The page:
Before building it, Chesbrough had gone on a grand tour of Europe, but not to see sights like the Eiffel Tower or the Louvre.  He visited sewer systems.  A man dedicated to his work.
But, even with the new sewers, people were still getting sick after drinking the water.  This led to the more famous story of Chicago reversing the flow of the Chicago River so not to dump the contaminants into Lake Michigan, but instead to send it elsewhere.

And then there is the story of chlorinating the water, which is actually poisoning it.  So, you poison the water to make people healthier.

--Cooter

Monday, December 15, 2014

Chicago Neede a Lift-- Part 2: Ellis Chesbrough

Steven Johnson, host of the series said, "What we wanted with this episode (Clean) was to tell the stories basically of how we came to have things like clean drinking water that doesn't kill us with cholera or typhoid."

Chicago grew from tiny settlement to huge metropolis almost immediately with no infrastructure.  It was "just this kind of muddy, mucky, overcrowded, incredibly smelly and disease-ridden place."  All this occurred from the 1850s to 1970s.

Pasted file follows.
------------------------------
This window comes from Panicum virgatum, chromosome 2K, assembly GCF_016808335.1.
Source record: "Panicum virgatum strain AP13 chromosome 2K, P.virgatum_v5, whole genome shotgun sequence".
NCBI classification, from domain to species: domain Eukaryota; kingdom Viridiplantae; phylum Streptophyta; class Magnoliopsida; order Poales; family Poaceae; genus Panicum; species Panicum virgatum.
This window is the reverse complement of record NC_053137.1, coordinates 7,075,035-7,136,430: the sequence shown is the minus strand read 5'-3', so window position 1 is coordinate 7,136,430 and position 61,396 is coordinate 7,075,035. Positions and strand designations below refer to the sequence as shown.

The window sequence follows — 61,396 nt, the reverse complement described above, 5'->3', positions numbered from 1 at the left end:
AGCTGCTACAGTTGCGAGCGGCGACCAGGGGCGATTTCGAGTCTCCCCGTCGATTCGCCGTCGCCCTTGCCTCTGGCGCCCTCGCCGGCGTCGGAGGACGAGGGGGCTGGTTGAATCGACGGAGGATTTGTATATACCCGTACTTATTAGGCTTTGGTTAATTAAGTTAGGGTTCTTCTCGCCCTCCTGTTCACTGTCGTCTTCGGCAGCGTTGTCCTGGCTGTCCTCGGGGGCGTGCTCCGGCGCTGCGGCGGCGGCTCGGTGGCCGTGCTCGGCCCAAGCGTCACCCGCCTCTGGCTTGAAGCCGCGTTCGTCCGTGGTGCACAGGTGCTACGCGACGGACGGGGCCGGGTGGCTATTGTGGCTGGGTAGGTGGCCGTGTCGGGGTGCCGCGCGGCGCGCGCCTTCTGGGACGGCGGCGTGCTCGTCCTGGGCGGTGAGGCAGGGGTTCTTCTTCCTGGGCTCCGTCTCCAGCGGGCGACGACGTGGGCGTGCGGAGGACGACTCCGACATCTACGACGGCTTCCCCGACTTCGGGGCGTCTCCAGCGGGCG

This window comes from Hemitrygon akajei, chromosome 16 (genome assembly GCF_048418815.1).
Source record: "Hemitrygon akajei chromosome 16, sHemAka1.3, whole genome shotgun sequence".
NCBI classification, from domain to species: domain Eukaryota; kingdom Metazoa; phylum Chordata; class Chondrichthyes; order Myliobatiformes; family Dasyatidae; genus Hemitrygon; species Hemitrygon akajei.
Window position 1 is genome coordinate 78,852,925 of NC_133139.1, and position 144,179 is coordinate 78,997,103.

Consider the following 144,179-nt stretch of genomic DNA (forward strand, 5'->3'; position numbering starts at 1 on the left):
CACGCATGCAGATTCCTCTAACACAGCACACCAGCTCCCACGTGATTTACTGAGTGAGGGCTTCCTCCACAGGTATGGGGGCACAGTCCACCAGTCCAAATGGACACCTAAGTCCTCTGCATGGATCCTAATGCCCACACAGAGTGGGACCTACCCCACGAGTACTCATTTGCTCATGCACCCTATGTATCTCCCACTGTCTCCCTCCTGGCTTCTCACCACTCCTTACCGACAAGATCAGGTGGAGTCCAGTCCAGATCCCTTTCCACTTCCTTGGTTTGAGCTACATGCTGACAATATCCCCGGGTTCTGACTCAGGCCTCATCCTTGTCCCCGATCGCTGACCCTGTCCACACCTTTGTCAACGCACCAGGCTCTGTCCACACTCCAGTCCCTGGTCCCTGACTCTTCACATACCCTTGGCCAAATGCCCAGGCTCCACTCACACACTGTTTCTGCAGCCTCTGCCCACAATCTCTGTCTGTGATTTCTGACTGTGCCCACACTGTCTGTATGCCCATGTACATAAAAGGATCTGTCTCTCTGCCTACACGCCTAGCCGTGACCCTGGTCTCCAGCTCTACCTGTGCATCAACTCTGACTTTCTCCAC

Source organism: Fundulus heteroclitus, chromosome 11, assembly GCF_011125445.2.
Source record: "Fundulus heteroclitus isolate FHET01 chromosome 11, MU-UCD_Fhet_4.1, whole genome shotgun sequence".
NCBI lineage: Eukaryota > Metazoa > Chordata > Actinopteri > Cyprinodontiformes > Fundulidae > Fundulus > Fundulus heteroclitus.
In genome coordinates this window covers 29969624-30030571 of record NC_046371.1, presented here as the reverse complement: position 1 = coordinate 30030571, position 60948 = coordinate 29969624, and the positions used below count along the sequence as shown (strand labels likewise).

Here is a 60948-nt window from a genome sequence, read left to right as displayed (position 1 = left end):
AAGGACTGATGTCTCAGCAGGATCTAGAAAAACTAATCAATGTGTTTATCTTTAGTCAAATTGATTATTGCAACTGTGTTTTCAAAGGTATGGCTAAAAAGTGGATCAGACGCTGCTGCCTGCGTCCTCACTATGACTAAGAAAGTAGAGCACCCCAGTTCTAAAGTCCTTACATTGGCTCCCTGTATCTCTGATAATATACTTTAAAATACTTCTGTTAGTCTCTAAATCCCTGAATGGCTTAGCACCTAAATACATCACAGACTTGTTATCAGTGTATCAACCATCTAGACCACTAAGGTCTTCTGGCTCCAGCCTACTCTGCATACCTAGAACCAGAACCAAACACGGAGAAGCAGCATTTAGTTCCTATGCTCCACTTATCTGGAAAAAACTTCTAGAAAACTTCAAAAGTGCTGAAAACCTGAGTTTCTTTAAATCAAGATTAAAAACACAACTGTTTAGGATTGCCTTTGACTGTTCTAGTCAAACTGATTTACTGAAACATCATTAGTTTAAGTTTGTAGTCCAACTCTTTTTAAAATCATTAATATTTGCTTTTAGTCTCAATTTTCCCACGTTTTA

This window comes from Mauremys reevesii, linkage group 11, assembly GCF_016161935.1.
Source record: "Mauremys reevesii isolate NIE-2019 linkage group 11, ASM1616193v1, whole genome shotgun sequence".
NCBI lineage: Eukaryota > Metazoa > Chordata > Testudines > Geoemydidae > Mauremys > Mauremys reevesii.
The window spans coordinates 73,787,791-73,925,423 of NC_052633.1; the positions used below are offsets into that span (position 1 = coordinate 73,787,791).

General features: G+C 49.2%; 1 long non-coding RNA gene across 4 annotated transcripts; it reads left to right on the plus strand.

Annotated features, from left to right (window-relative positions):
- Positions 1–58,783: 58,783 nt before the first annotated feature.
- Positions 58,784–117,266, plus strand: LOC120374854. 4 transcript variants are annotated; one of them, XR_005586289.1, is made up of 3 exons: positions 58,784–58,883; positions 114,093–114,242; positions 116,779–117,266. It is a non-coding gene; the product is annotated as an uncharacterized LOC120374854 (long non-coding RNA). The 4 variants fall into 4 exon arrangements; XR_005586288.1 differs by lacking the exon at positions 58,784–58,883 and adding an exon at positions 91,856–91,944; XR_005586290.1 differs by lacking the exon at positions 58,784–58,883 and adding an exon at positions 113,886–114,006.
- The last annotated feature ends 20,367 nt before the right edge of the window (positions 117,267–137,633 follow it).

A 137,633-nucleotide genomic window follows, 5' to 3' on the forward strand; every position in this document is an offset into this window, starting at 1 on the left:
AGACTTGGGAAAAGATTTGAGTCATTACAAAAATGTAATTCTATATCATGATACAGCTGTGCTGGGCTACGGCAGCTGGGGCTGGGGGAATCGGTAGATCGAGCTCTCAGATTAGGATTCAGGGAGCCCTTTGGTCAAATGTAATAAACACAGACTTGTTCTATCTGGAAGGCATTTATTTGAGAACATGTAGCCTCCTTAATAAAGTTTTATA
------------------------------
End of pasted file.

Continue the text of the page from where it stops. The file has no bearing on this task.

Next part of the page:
There was no natural drainage because of its flatness.  Even when the need to build sewers became much apparent, there was no where to build it.  Most city have a natural flow down to a river, lake or sea which it is located by.  Even with it being next to Lake Michigan, the flatness prevented that.

"And so this guy, Ellis Chesbrough, has this crazy but ultimately brilliant idea that you could actually just lift the entire city up and create an artificial flow by raising downtown Chicago by about ten feet.  So, using thousands of guys with jack screws, he lifts up these buildings.  They fill the roads with landfill, build sewers down the middle of the road, attach buildings to that."

--DaCoot

Chicago Needed a Lift-- Part 1: Too Low? Raise It!

From the October 15, 2014, Chicago Tribune "In order to get clean Chicago Needed a lift" by Steve Johnson.